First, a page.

Chronic rhinosinusitis with polyps (CRSwNP) is a significant health problem in the United States. This disorder, which is often particularly recalcitrant to medical and surgical therapy, is characterized by persistent eosinophilic inflammation of the sinonasal mucosa, with thickened secretions that are frequently colonized with micro-organisms. The cellular and molecular mechanisms that underlie CRSwNP remain poorly understood. The epithelium of nose and sinuses participates actively in host immunity, serving as a barrier and first line of defense against inhaled pathogens and other potential threats. In previous studies, we investigated how sinonasal epithelial cells (SNEC) contribute to CRSwNP through production of innate pro-eosinophilic mediators and by bidirectional communication with other immune cells. Our research using human tissue and mouse models have suggested that SNEC are triggered by epithelial damage to produce mediators that promote eosinophilic inflammation. We hypothesize that this pathway, involving innate lymphoid cells (ILCs), is a normal aspect of healing and repair. Our latest findings suggest that the populations of ILCs and epithelial basal progenitor cells differ in CRSwNP. To test the hypotheses regarding basal cell and ILC interaction, we will initially, in aim 1, examine sinus mucosa from patients with chronic sinus inflammatory disease to define subtypes of basal progenitor cells and explore their innate immune function and pro-eosinophilic mediator expression. We will also employ novel cell culture models to understand the properties of basal cell populations.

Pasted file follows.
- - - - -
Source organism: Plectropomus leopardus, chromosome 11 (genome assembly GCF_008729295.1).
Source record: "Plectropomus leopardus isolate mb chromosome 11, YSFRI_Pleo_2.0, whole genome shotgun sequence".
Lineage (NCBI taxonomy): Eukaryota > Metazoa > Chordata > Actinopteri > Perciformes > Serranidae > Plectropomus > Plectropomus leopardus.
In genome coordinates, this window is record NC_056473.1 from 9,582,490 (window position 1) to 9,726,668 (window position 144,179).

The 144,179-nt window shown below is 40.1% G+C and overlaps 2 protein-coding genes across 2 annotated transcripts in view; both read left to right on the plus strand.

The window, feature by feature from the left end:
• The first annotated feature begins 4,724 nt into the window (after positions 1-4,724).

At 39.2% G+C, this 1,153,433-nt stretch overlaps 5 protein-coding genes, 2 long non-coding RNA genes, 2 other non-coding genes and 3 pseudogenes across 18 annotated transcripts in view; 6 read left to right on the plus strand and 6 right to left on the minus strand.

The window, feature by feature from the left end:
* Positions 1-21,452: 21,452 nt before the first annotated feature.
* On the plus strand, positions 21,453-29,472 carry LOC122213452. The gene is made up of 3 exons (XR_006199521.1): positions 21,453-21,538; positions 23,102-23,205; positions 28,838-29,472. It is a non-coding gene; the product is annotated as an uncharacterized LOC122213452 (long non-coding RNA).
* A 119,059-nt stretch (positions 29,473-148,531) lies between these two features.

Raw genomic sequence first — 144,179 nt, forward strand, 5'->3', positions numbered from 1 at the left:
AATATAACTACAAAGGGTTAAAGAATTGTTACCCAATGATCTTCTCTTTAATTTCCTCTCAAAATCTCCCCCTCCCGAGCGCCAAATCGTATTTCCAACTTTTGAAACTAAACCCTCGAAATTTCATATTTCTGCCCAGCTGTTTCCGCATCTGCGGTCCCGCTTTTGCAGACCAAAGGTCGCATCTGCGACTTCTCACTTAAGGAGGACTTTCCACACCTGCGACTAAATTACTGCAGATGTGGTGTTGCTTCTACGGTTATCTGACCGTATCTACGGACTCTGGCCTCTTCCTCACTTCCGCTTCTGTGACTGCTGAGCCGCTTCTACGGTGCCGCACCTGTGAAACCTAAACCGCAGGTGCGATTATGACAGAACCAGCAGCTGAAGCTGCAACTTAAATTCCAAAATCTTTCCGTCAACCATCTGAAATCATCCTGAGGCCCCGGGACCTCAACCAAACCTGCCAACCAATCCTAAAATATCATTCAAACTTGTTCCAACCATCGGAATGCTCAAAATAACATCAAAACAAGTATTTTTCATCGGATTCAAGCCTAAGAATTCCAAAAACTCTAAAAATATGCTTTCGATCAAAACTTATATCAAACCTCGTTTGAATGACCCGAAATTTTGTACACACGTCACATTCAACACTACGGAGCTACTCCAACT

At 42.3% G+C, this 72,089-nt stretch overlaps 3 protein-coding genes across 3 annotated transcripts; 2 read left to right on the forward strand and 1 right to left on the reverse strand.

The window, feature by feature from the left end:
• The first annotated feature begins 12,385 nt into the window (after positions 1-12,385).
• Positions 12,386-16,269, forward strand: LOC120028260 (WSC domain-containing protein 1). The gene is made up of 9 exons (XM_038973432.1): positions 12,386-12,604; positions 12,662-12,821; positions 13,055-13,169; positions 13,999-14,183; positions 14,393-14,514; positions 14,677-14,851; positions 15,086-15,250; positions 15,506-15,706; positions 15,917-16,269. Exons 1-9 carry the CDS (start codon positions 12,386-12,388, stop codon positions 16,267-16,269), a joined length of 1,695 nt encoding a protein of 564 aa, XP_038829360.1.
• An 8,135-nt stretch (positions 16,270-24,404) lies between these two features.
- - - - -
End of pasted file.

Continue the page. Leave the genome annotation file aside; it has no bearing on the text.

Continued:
In aim 2, we will explore type 2 ILCs in CRSwNP and their interaction with basal cell populations, using cell culture models. Finally, in aim 3, we will investigate the innate immune activity of polyp basal cells in a modified cell culture model, and we will utilize genetically-modified mice and nasal inflammation models to explore the role of innate immune regulation of basal cells in healing and persistence of eosinophilic inflammation after injury. These studies will significantly advance current knowledge about CRSwNP and create an opportunity to develop innovative therapies for this debilitating and costly medical condition.
Chronic rhinosinusitis with nasal polyps is a common and costly condition in the US that is often recalcitrant to current medical and surgical treatments. Our research has shown that the lining cells of the sinus mucous membrane produce factors that may be important in polyp inflammation, which we propose to further investigate in human sinus tissue and animal models. If successful, this work will improve our understanding of chronic rhinosinusitis with polyps and lead to a new opportunity to develop effective drugs.